The larynx (or voice box) is a structure located in the throat that helps direct air into the lungs and food into the esophagus. Its function is important in preventing food/water from entering the lower airways when swallowing. The larynx opening and closing is controlled by two small flaps called the arytenoids – these arytenoids close when we swallow food/water and open when we take a breath.
Laryngeal paralysis is when the nerves to one or both of the arytenoids become weakened or stop working entirely. This results in one or both of the flaps controlling the larynx to become paralyzed causing them to become slack. This causes louder raspy noise while breathing caused by the slackened arytenoids vibrating as air flows past them. Because of this weakening dogs can inadvertently swallow food or water into the lower airways resulting in coughing or even pneumonia.
The exact cause of laryngeal paralysis is yet unknown. It has been found that dogs with hypothyroidism are more prone to laryngeal paralysis. One study suggests that laryngeal paralysis may be part of a more widespread nerve degeneration; often times dogs with laryngeal paralysis also have weakness in the hind limbs.
Diagnosis of laryngeal paralysis is made by observation of the movement of the arytenoids as deep breaths are taken. This type of exam requires sedation. If one or both of the arytenoids appear slack the diagnosis is made. Occasionally chest x rays and bloodwork are also needed to better understand the situation.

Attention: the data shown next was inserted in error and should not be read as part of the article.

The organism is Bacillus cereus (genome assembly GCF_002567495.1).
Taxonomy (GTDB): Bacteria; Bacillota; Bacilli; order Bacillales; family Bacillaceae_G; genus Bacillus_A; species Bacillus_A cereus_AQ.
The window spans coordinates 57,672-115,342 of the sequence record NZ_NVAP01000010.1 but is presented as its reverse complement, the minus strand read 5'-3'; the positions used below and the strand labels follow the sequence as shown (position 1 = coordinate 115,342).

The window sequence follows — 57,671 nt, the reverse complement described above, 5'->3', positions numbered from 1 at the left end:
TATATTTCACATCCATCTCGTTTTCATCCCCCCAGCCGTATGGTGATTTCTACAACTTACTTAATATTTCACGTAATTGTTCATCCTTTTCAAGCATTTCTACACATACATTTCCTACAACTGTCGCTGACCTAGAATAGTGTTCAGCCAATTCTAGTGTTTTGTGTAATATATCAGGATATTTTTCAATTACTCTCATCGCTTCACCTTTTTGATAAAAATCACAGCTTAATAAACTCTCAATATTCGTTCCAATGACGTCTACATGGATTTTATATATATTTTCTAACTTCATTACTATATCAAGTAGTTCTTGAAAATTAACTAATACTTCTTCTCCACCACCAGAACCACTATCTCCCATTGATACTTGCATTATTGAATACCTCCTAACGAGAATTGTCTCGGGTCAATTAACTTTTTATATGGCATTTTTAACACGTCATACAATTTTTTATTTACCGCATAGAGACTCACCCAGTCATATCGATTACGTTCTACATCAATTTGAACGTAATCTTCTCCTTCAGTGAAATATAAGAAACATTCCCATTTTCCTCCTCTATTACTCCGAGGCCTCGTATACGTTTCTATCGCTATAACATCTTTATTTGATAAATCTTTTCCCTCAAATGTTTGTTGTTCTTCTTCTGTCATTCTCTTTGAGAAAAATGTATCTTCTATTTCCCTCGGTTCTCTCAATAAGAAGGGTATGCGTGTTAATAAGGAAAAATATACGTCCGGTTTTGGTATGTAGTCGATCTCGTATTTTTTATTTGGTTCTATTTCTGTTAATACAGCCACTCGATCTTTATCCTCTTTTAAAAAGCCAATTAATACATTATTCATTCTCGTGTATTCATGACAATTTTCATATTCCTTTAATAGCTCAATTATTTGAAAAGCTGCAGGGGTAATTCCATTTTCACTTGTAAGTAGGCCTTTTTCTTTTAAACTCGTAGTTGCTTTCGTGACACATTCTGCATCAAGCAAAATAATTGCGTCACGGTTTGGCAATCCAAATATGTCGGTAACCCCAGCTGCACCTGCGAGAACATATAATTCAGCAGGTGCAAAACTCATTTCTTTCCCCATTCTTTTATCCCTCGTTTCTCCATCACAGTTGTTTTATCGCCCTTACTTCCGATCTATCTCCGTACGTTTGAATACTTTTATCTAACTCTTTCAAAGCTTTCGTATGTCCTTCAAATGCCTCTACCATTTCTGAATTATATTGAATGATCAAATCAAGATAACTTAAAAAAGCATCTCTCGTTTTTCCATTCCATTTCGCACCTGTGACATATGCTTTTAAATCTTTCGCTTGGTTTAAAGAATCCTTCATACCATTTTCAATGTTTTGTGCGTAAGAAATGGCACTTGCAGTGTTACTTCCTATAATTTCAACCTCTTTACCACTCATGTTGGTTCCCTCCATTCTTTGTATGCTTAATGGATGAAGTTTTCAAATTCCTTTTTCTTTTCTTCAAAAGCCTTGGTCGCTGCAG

Treatment of laryngeal paralysis is a surgical procedure called a laryngeal tie back or lateralization surgery. This surgery involves placing sutures to help reposition one of the arytenoids to open the airway. Unfortunately this surgery can present risks. Approximately 30% of dogs receiving this surgery will experience a complication called aspiration pneumonia in which food or water is swallowed into the lungs causing infection. Acute respiratory distress is another common complication of the surgery in which a patient will have difficulty breathing and may require an emergency tracheostomy to be placed (this is when a small hole is cut into the trachea below the surgery site to place a breathing tube).
If laryngeal paralysis is not treated the risk of respiratory crisis can occur. If a dog with laryngeal paralysis gets excited or is exposed to warm temperatures, they will begin to pant. Panting will cause the slackened arytenoids to hit each other repeatedly resulting in potentially life threatening swelling of the throat that could result in overheating, lack of oxygen to the brain, and/or death.
Helpful tips for dogs with laryngeal paralysis:
- Avoid stress to prevent excess panting
- Keep pet in a temperature controlled, cool environment avoiding extreme heat
- Use a harness instead of a collar to reduce pressure on the neck
- Ask your veterinarian if anti-inflammatory or anti-anxiety medications could be helpful
- Pursue surgical correction in a timely fashion to reduce risk of respiratory crisis